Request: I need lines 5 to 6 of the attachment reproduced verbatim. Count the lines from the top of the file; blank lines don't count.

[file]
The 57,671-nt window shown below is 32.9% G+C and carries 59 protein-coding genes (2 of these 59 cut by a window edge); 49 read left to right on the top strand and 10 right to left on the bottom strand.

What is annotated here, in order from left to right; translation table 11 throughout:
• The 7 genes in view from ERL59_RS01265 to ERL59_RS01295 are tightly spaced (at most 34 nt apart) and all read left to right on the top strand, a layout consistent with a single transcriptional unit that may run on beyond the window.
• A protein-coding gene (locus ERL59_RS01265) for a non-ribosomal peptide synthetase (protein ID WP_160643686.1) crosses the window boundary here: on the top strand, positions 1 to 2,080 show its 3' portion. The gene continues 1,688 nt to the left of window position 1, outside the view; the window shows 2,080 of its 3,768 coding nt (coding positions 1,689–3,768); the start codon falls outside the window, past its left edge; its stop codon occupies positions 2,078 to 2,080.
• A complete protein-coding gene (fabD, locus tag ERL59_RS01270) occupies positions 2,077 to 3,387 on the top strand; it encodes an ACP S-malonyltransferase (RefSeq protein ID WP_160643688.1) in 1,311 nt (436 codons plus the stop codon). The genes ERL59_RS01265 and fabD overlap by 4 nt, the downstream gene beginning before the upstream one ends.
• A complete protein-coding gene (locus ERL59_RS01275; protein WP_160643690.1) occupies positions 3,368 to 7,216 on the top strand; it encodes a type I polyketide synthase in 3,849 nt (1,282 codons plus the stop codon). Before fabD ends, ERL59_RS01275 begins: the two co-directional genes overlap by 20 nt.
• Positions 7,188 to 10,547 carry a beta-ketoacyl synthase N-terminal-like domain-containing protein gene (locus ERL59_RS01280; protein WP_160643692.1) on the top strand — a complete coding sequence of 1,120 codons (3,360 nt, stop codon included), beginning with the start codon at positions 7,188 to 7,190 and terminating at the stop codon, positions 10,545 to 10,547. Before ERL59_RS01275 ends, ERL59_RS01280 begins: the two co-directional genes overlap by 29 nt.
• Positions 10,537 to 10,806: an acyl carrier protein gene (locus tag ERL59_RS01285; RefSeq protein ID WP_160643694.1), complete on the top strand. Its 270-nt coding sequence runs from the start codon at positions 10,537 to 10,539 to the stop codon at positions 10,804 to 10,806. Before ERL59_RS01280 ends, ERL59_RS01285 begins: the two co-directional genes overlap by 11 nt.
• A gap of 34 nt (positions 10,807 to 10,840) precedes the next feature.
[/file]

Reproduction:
• A complete protein-coding gene (fabD, locus tag ERL59_RS01270) occupies positions 2,077 to 3,387 on the top strand; it encodes an ACP S-malonyltransferase (RefSeq protein ID WP_160643688.1) in 1,311 nt (436 codons plus the stop codon). The genes ERL59_RS01265 and fabD overlap by 4 nt, the downstream gene beginning before the upstream one ends.
• A complete protein-coding gene (locus ERL59_RS01275; protein WP_160643690.1) occupies positions 3,368 to 7,216 on the top strand; it encodes a type I polyketide synthase in 3,849 nt (1,282 codons plus the stop codon). Before fabD ends, ERL59_RS01275 begins: the two co-directional genes overlap by 20 nt.